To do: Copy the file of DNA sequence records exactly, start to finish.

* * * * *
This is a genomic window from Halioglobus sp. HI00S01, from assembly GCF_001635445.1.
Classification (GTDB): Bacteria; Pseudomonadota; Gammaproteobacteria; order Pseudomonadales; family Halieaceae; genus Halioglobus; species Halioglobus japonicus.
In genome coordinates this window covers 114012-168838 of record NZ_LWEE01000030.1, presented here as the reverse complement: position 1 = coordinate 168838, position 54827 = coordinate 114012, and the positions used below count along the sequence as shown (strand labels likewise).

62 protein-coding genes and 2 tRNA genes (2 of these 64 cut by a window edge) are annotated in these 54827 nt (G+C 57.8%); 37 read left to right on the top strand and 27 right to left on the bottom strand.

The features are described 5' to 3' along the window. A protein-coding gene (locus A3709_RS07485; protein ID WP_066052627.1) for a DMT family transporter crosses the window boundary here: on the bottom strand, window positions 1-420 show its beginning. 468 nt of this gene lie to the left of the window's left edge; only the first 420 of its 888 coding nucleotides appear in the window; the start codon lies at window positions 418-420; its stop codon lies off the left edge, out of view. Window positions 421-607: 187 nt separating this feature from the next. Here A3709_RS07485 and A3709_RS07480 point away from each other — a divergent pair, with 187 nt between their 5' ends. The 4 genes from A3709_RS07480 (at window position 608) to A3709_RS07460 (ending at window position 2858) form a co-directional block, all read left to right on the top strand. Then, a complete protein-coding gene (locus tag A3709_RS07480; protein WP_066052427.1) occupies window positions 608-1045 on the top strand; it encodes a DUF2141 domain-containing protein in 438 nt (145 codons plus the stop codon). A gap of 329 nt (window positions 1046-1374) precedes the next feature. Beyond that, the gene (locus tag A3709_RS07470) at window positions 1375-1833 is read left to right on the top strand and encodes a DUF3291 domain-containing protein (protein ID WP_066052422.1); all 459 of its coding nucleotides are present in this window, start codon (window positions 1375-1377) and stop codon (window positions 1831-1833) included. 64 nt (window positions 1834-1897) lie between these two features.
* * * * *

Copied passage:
This is a genomic window from Halioglobus sp. HI00S01, from assembly GCF_001635445.1.
Classification (GTDB): Bacteria; Pseudomonadota; Gammaproteobacteria; order Pseudomonadales; family Halieaceae; genus Halioglobus; species Halioglobus japonicus.
In genome coordinates this window covers 114012-168838 of record NZ_LWEE01000030.1, presented here as the reverse complement: position 1 = coordinate 168838, position 54827 = coordinate 114012, and the positions used below count along the sequence as shown (strand labels likewise).

62 protein-coding genes and 2 tRNA genes (2 of these 64 cut by a window edge) are annotated in these 54827 nt (G+C 57.8%); 37 read left to right on the top strand and 27 right to left on the bottom strand.

The features are described 5' to 3' along the window. A protein-coding gene (locus A3709_RS07485; protein ID WP_066052627.1) for a DMT family transporter crosses the window boundary here: on the bottom strand, window positions 1-420 show its beginning. 468 nt of this gene lie to the left of the window's left edge; only the first 420 of its 888 coding nucleotides appear in the window; the start codon lies at window positions 418-420; its stop codon lies off the left edge, out of view. Window positions 421-607: 187 nt separating this feature from the next. Here A3709_RS07485 and A3709_RS07480 point away from each other — a divergent pair, with 187 nt between their 5' ends. The 4 genes from A3709_RS07480 (at window position 608) to A3709_RS07460 (ending at window position 2858) form a co-directional block, all read left to right on the top strand. Then, a complete protein-coding gene (locus tag A3709_RS07480; protein WP_066052427.1) occupies window positions 608-1045 on the top strand; it encodes a DUF2141 domain-containing protein in 438 nt (145 codons plus the stop codon). A gap of 329 nt (window positions 1046-1374) precedes the next feature. Beyond that, the gene (locus tag A3709_RS07470) at window positions 1375-1833 is read left to right on the top strand and encodes a DUF3291 domain-containing protein (protein ID WP_066052422.1); all 459 of its coding nucleotides are present in this window, start codon (window positions 1375-1377) and stop codon (window positions 1831-1833) included. 64 nt (window positions 1834-1897) lie between these two features.